Counting the number of times a value appears in an array

So what's a good, simple algorithm to create a loop in C# where every time a certain value appears in an array it adds 1 to a counter in another array?

For example I have this:

``````using System;
using System.Collections.Generic;
using System.Linq;
using System.Text;

namespace ConsoleApplication22
{
class Program
{
const int SIZE = 12;

static void Main(string[] args)
{
int[] numbers = new int[SIZE] {5, 5, 5, 7, 7, 7, 9, 7, 9, 9, 9, 1};
string[] letters = new string[SIZE] { "m", "m", "s", "m", "s", "s", "s", "m", "s", "s", "s", "s" };
int[] values = new int[SIZE] {15, 22, 67, 45, 12, 21, 24, 51, 90, 60, 50, 44};
string[] status = new string[SIZE] { "f", "m", "f", "a", "m", "f", "f", "f", "m", "f", "m", "f" };

int[] Count = new int[4];
int x = 0;
int i = 0;

for (i = 0; i < SIZE - 1; i++)
{
if (numbers[i] > 0 && numbers[i] < SIZE)
{
x = Count[i];
Count[x]++;
}
}

for (i = 0; i < 4; i++)
{
Console.WriteLine("{0}", Count[4]);
}
}
}
}
``````

I am only counting the number of times 4 numbers appear in the numbers array. Someone suggested I use the method in the first loop but it doesn't seem to be working and creates an error that the index is out of bounds in the array. I want to display the number of times each of those numbers(5, 7,9 and 1) appear in 4 rows.

EDIT: Without using LINQ or any other fancy thing like Dictionary or whatever.

-
This is for research/homework, so you must use a loop? If so, better say so else you'll get a million answers all about using Linq. –  Matthew Watson Apr 7 at 12:12

You're getting an index out of bounds error because of this section:

``````for (i = 0; i < SIZE - 1; i++)
{
if (numbers[i] > 0 && numbers[i] < SIZE)
{
x = Count[i];
``````

Notice that you're iterating through `0` to `SIZE - 1` (`11`) when `Count` only has a size of `4`.

You can do this task pretty easily with LINQ though.

``````int[] numbers = new int[SIZE] { 5, 5, 5, 7, 7, 7, 9, 7, 9, 9, 9, 1 };

var count = numbers
.GroupBy(e => e)
.Where(e => e.Count() == 4)
.Select(e => e.First());
``````

So it groups the numbers by their value, we then refine the list to only include groups of 4, then select the first of each to be left with a collection of `int`s.

Here is a non-LINQ based solution using a Dictionary to store the count of numbers.

``````int[] numbers = new int[SIZE] { 5, 5, 5, 7, 7, 7, 9, 7, 9, 9, 9, 1 };
var dictionary = new Dictionary<int, int>();
var numbersWithFour = new List<int>();

foreach (var number in numbers)
{
if (dictionary.ContainsKey(number))
dictionary[number]++;
else
}

foreach (var val in dictionary)
{
if (val.Value == 4)
{
}
}
``````

With a little modification to your program you can get some results.

``````int[] numbers = new int[SIZE] { 5, 5, 5, 7, 7, 7, 9, 7, 9, 9, 9, 1 };
string[] letters = new string[SIZE] { "m", "m", "s", "m", "s", "s", "s", "m", "s", "s", "s", "s" };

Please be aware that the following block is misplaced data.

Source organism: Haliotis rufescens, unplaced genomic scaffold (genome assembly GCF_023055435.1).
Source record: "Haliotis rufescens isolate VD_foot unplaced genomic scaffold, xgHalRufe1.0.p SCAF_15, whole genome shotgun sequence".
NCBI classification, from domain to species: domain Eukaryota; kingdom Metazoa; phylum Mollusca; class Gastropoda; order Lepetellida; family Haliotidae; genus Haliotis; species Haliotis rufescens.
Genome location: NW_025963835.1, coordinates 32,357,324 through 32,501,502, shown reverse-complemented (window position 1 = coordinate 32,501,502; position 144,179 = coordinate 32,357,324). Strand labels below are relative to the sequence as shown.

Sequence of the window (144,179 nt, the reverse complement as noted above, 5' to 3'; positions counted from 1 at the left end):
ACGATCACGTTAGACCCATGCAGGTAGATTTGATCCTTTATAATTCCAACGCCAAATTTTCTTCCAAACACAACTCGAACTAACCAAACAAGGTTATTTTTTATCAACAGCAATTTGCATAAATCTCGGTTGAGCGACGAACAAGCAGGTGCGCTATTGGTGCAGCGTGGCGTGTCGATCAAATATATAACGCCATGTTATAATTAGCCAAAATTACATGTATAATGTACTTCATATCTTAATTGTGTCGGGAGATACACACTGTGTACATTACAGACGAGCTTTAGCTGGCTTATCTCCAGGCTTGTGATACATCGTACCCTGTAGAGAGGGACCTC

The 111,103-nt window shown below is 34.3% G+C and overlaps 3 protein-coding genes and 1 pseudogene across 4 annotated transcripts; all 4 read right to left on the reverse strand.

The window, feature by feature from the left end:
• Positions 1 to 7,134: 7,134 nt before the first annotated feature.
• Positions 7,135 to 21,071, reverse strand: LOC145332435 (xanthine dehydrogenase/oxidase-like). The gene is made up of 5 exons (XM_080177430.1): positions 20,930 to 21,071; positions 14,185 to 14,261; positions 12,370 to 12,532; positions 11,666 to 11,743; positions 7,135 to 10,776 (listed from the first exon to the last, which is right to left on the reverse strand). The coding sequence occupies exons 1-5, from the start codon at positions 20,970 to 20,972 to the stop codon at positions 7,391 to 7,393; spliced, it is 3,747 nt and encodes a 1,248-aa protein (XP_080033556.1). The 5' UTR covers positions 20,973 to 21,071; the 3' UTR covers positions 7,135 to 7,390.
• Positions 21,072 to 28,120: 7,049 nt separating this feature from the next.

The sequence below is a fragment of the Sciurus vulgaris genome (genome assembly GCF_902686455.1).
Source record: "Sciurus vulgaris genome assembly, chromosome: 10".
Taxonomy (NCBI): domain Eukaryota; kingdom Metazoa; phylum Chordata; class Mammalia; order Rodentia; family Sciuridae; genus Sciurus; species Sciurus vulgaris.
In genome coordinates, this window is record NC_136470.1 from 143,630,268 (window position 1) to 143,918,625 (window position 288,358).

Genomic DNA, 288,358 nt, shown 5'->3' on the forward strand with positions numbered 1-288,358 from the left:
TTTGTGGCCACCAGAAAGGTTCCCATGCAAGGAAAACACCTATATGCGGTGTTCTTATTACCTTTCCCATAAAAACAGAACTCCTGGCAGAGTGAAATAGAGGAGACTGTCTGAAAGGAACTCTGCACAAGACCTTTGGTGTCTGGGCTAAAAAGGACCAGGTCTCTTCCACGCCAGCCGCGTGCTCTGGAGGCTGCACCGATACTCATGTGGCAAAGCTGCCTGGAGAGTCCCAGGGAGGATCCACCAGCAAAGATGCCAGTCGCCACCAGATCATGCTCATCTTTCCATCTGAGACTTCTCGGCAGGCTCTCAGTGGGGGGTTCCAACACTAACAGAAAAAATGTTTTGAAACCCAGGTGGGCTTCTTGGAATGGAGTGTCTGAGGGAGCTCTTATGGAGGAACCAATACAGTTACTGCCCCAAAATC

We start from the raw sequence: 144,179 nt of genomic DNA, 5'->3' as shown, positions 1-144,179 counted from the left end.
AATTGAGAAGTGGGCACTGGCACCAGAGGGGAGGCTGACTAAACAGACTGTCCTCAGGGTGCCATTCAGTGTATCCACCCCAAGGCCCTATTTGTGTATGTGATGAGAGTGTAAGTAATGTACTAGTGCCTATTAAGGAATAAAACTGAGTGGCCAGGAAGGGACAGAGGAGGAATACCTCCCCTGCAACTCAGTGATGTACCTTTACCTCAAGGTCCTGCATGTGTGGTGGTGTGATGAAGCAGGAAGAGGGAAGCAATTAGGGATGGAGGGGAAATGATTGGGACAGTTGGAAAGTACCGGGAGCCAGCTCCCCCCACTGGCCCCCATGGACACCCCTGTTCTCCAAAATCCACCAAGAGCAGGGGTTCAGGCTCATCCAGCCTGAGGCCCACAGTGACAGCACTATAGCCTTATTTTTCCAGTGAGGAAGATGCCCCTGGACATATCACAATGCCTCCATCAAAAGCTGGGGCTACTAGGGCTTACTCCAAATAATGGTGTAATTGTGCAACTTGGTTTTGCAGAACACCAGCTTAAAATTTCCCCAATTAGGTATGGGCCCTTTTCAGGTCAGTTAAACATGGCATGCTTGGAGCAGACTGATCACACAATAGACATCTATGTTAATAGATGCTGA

int[] values = new int[SIZE] { 15, 22, 67, 45, 12, 21, 24, 51, 90, 60, 50, 44 };
string[] status = new string[SIZE] { "f", "m", "f", "a", "m", "f", "f", "f", "m", "f", "m", "f" };

// Set the size of Count to maximum value in numbers + 1
int[] Count = new int[9 + 1];
int x = 0;
int i = 0;

for (i = 0; i < SIZE - 1; i++)
{
if (numbers[i] > 0 && numbers[i] < SIZE)
{
// Use value from numbers as the index for Count and increment the count
Count[numbers[i]]++;
}
}

for (i = 0; i < Count.Length; i++)
{
// Check all values in Count, printing the ones where the count is 4
if (Count[i] == 4)
Console.WriteLine("{0}", i);
}
``````

Output:

``````7
9
``````
-
I'm not allowed to use those yet. )= –  Sabotenderizer Apr 7 at 12:30
Updated my answer. –  Daniel Imms Apr 7 at 12:42
Printing the ones where the count is 4? Hmm how about printing how many times each number appears? –  Sabotenderizer Apr 7 at 12:48
Then change it to `Console.WriteLine("{0}", Count[i]);` you would need to remove the `if (Count[i] == 4)` for them all to show up though. –  Daniel Imms Apr 7 at 12:48
The best would be combining both: `Console.WriteLine("{0}: {1}", i, Count[i]);` –  Daniel Imms Apr 7 at 12:49

your count array has 4 fields ...

one with the index 0, 1, 2 and 3

so what will happen if a number like 4 (or greater) happens to be counted? yor code tries to access index 4 ... which does not exist ...

-
I put 4 because there are only 4 different numbers. I would like to display how many times each number appears. –  Sabotenderizer Apr 7 at 12:37

Use `LINQ` to do the work

``````using System.Linq;

var numQuery =
from num in numbers
where num == 5
select num;

Console.WriteLine("Count of 5: " + numQuery.Count);
``````

Or use the `method syntax`

``````var numQuery = numbers.Where(num => num == 5);
Console.WriteLine("Count of 5: " + numQuery.Count);
``````

See here for the overview and here for `query vs method`-syntax.
Found a sample for `GroupBy`, look here.

-
This would only show the number of times one number would appear. He wants to see them all at once, so use `GroupBy` for that. –  Destrictor Apr 7 at 12:13
Any idea?? I am not that good at LINQ –  bash.d Apr 7 at 12:23